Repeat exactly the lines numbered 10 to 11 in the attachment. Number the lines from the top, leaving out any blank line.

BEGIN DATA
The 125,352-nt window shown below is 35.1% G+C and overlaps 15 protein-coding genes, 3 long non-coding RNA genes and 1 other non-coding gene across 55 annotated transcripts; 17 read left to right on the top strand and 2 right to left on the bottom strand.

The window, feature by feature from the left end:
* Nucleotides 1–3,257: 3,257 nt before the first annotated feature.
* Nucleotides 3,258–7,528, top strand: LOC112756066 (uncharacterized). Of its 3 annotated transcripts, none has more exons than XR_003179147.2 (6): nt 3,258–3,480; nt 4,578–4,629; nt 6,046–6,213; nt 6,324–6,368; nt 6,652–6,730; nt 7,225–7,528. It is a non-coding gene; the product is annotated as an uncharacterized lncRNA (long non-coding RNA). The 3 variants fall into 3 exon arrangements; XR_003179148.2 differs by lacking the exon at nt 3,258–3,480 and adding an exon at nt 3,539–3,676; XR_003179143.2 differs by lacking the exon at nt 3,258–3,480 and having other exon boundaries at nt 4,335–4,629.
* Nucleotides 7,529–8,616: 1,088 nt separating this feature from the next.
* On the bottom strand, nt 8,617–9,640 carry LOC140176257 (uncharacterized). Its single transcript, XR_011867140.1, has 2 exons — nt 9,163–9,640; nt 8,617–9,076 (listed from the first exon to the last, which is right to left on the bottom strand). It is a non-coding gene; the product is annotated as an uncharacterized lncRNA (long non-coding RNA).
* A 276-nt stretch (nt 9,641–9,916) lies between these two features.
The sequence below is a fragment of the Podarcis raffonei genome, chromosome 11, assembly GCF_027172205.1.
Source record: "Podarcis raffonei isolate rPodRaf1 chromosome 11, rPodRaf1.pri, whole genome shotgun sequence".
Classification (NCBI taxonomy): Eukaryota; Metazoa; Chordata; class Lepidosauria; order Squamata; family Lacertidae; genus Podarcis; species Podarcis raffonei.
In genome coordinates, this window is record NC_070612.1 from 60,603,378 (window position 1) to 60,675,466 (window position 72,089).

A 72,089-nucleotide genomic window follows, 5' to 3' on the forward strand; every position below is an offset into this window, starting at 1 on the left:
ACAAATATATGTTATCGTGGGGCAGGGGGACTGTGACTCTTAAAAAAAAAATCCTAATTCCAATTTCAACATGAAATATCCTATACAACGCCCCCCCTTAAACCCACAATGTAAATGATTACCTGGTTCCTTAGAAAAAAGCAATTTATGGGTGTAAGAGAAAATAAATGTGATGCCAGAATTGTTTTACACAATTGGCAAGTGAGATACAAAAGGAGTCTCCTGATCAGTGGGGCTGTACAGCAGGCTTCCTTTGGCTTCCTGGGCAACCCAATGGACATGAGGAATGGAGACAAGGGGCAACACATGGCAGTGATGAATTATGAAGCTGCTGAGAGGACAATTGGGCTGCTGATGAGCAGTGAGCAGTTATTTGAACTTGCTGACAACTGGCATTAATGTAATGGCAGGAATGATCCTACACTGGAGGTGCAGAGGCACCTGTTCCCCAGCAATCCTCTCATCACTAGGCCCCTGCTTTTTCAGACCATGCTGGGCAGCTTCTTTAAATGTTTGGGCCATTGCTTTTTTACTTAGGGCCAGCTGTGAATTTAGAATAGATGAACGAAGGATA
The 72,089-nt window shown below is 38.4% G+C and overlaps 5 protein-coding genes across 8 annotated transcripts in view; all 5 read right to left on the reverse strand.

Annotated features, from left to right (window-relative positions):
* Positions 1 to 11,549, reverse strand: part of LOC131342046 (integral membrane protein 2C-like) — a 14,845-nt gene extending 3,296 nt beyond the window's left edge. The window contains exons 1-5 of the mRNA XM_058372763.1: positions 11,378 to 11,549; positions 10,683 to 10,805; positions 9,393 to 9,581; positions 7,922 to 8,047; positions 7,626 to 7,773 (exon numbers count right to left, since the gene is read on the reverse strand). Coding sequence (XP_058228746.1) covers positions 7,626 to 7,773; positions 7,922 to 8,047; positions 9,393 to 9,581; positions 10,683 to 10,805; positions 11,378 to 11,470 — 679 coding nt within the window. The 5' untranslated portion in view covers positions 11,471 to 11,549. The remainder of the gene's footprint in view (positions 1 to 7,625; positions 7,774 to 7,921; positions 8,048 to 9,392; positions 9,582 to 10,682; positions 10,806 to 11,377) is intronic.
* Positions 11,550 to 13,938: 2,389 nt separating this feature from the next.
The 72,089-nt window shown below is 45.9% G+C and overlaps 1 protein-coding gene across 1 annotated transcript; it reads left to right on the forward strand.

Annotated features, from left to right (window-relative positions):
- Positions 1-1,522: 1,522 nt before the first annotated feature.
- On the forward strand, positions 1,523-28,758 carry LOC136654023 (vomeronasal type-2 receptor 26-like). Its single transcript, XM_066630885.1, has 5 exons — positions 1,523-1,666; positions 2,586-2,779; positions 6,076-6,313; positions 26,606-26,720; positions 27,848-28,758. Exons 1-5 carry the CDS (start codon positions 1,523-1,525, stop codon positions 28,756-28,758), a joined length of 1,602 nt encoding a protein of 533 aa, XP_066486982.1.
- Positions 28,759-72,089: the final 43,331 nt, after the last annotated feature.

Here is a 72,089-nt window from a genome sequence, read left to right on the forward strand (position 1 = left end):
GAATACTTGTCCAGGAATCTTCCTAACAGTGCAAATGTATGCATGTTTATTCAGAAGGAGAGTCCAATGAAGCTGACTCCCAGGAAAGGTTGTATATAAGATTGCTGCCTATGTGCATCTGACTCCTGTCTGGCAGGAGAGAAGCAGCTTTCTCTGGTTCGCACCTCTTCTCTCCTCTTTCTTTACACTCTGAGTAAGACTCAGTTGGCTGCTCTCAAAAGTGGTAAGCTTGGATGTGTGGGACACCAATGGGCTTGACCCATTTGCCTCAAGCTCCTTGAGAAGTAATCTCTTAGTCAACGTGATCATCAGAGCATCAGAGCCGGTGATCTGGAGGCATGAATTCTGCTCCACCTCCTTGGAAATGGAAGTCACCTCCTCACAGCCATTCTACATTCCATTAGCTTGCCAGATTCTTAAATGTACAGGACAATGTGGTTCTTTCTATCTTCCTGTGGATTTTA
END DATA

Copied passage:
Classification (NCBI taxonomy): Eukaryota; Metazoa; Chordata; class Lepidosauria; order Squamata; family Lacertidae; genus Podarcis; species Podarcis raffonei.
In genome coordinates, this window is record NC_070612.1 from 60,603,378 (window position 1) to 60,675,466 (window position 72,089).